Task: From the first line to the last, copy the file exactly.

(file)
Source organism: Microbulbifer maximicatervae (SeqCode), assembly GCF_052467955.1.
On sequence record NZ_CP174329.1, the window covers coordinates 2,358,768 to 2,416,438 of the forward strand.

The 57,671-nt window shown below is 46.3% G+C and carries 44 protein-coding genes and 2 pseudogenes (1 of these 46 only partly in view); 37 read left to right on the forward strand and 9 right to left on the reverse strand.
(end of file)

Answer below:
Source organism: Microbulbifer maximicatervae (SeqCode), assembly GCF_052467955.1.
On sequence record NZ_CP174329.1, the window covers coordinates 2,358,768 to 2,416,438 of the forward strand.

The 57,671-nt window shown below is 46.3% G+C and carries 44 protein-coding genes and 2 pseudogenes (1 of these 46 only partly in view); 37 read left to right on the forward strand and 9 right to left on the reverse strand.